Jean G. Eisele
B EDUC 315
A historical survey of education. Emphasis on relationship between idea and practice. Topics include education and colonialism, formation of state school systems, progressive education, policy and practice, equal access and opportunity, education and social structure, and standards and reform.
The spring course on the history of American schooling will be “revolutionary” in itself. Rather than following chronological sequence, we’ll explore history in REVERSE chronological order, much as a mystery searching for clues to explain what has just happened. Beginning with the present state of American schools, we’ll examine those events/policies/attitudes that today’s schools are representing. Then ask, “How did these schools come to be?” And we’ll explore the previous era for evolving trends. Each era is representative of its time. Educational decisions are based on current events, current philosophy, trends, and what appears to be the students’ futures. Going back one era at a time, eventually we’ll trace these theories/trends/philosophies back through time to Colonial Days, where American schooling all began. This course is not for the faint of heart. While I’ve taught history courses before, I’ve never begun at the end and ended up at the beginning. It may work. Or we may discover why history courses never run this way. If you’re up for a mystery adventure backwards through time, I’ll see you at 1:30 on April 2nd in LB1-203.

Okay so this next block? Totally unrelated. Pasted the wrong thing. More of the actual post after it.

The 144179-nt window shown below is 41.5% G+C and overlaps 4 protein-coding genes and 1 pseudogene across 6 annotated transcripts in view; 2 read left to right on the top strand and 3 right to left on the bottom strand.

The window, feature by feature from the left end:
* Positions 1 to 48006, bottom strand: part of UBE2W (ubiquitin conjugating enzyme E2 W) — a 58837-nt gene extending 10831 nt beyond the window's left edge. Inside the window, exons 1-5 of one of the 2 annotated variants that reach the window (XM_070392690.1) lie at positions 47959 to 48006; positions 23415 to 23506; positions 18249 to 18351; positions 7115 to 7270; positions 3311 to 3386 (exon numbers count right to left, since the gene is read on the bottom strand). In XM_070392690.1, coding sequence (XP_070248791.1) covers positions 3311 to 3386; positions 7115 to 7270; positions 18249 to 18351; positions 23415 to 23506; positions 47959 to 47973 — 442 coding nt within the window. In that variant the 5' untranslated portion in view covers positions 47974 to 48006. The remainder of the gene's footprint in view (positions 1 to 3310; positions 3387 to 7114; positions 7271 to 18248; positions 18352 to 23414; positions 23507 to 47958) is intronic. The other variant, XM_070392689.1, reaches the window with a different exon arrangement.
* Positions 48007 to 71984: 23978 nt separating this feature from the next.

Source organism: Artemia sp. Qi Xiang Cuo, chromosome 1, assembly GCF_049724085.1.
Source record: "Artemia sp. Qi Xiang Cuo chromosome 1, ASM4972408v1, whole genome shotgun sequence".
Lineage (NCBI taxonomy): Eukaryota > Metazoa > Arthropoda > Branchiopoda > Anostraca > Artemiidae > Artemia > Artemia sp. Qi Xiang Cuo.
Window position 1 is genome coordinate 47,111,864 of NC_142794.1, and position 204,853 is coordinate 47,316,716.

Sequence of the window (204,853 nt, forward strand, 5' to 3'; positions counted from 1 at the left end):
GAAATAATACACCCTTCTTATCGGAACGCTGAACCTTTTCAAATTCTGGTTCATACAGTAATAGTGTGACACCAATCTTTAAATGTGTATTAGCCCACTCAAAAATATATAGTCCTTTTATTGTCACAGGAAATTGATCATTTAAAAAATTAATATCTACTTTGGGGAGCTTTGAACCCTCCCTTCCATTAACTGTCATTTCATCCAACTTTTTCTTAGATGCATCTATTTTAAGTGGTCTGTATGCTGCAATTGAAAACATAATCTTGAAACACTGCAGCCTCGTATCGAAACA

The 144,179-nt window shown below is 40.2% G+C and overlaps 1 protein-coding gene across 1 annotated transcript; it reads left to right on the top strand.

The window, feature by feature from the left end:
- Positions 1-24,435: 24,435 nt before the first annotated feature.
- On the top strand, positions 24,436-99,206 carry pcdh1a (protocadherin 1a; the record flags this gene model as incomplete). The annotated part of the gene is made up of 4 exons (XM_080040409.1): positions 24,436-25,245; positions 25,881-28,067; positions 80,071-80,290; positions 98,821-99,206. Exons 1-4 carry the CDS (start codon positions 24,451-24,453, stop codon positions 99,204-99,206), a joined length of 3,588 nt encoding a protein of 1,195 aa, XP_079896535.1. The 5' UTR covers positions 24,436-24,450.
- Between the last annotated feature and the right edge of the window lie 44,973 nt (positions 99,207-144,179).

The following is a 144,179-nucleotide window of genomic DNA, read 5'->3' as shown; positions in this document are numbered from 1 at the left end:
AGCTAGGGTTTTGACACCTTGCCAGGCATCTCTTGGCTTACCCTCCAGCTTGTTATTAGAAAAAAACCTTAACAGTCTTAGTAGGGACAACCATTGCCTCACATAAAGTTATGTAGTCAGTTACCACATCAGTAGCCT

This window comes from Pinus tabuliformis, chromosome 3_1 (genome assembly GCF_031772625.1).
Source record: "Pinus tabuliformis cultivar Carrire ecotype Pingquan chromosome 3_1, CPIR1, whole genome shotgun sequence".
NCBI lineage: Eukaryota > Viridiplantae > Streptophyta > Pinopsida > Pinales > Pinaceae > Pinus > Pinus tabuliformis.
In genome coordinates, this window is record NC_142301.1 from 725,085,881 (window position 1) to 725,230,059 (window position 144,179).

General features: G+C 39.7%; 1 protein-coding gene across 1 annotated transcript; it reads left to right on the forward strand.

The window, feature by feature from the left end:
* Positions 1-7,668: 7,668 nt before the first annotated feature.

Student learning goals
By the end of this course, you should: Be familiar with the overview of the history of American schooling from the colonial Era through the present,
Be able to articulate how the ideas of education have translated into practice across time, and
Be able to articulate how ideas about diversity and pluralism have impacted the practice of American schooling.
General method of instruction
Readings, class discussion, videos, student presentations, ongoing timeline development
Class assignments and grading